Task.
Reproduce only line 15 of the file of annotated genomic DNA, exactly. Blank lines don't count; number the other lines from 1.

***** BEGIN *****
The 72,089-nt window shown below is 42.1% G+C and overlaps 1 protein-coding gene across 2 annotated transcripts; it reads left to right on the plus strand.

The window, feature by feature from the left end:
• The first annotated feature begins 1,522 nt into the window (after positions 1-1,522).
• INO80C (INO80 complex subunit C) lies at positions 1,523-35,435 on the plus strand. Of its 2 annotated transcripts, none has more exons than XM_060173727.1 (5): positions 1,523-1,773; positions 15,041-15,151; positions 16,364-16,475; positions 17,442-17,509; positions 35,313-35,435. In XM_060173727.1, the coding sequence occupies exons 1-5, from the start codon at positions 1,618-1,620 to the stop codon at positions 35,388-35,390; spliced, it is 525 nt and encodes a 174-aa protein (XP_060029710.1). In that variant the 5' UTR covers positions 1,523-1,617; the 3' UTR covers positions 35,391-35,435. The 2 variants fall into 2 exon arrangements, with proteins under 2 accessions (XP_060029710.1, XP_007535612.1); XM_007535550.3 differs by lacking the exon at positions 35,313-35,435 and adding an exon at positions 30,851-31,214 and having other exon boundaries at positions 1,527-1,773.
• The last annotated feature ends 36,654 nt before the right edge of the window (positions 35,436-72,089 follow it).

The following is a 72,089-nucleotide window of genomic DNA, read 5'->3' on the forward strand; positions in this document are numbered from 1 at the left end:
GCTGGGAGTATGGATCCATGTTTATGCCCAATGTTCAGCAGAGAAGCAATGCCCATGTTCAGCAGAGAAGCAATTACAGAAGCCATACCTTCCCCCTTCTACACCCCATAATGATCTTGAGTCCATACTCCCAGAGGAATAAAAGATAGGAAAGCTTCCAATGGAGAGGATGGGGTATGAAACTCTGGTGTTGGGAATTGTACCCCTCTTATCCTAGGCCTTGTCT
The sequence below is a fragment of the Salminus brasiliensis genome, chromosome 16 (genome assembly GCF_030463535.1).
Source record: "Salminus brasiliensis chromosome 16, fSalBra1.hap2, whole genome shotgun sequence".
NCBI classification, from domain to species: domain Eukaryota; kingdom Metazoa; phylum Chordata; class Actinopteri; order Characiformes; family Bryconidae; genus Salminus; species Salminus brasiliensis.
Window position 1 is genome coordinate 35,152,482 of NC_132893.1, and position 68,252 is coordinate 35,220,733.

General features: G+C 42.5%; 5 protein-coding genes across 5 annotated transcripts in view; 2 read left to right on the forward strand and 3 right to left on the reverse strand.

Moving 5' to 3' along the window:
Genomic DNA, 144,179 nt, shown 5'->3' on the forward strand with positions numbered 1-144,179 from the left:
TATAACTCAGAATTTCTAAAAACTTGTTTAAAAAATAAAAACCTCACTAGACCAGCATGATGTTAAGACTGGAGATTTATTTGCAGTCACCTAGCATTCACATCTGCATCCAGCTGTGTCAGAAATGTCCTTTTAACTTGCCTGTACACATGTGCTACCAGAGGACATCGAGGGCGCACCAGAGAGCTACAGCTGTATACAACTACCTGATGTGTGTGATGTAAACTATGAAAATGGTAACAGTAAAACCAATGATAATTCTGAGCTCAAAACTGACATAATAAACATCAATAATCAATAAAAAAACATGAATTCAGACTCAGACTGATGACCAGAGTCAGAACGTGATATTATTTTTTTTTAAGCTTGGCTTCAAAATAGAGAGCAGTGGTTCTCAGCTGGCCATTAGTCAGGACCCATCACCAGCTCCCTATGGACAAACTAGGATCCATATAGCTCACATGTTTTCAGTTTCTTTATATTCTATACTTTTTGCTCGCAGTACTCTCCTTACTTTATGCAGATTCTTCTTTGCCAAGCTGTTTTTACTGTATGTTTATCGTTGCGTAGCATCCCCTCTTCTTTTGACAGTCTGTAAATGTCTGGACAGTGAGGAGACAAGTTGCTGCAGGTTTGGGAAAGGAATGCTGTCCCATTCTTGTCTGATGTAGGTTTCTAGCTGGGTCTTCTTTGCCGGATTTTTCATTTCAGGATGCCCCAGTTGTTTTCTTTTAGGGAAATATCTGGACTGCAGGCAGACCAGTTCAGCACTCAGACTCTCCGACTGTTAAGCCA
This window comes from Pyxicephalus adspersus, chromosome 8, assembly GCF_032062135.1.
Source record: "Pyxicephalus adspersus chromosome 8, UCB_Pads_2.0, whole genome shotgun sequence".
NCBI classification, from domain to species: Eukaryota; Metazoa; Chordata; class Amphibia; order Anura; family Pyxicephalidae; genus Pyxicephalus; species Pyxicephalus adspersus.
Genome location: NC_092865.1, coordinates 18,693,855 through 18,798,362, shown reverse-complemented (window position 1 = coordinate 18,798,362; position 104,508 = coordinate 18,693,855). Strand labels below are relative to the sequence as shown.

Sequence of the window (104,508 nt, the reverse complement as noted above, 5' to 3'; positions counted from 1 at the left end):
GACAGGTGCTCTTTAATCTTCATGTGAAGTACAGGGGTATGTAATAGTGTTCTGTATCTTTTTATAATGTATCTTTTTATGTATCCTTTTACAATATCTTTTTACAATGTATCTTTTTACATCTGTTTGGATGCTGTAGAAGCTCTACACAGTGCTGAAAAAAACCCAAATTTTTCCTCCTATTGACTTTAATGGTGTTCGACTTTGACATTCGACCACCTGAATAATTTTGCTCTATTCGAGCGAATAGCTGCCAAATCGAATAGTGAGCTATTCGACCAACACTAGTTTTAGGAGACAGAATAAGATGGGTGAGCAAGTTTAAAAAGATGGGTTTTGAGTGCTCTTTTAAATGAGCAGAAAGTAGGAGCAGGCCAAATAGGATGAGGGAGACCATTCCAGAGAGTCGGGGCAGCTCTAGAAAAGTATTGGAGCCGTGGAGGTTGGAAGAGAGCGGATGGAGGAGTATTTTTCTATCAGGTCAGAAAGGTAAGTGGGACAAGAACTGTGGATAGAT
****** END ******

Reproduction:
TATAACTCAGAATTTCTAAAAACTTGTTTAAAAAATAAAAACCTCACTAGACCAGCATGATGTTAAGACTGGAGATTTATTTGCAGTCACCTAGCATTCACATCTGCATCCAGCTGTGTCAGAAATGTCCTTTTAACTTGCCTGTACACATGTGCTACCAGAGGACATCGAGGGCGCACCAGAGAGCTACAGCTGTATACAACTACCTGATGTGTGTGATGTAAACTATGAAAATGGTAACAGTAAAACCAATGATAATTCTGAGCTCAAAACTGACATAATAAACATCAATAATCAATAAAAAAACATGAATTCAGACTCAGACTGATGACCAGAGTCAGAACGTGATATTATTTTTTTTTAAGCTTGGCTTCAAAATAGAGAGCAGTGGTTCTCAGCTGGCCATTAGTCAGGACCCATCACCAGCTCCCTATGGACAAACTAGGATCCATATAGCTCACATGTTTTCAGTTTCTTTATATTCTATACTTTTTGCTCGCAGTACTCTCCTTACTTTATGCAGATTCTTCTTTGCCAAGCTGTTTTTACTGTATGTTTATCGTTGCGTAGCATCCCCTCTTCTTTTGACAGTCTGTAAATGTCTGGACAGTGAGGAGACAAGTTGCTGCAGGTTTGGGAAAGGAATGCTGTCCCATTCTTGTCTGATGTAGGTTTCTAGCTGGGTCTTCTTTGCCGGATTTTTCATTTCAGGATGCCCCAGTTGTTTTCTTTTAGGGAAATATCTGGACTGCAGGCAGACCAGTTCAGCACTCAGACTCTCCGACTGTTAAGCCA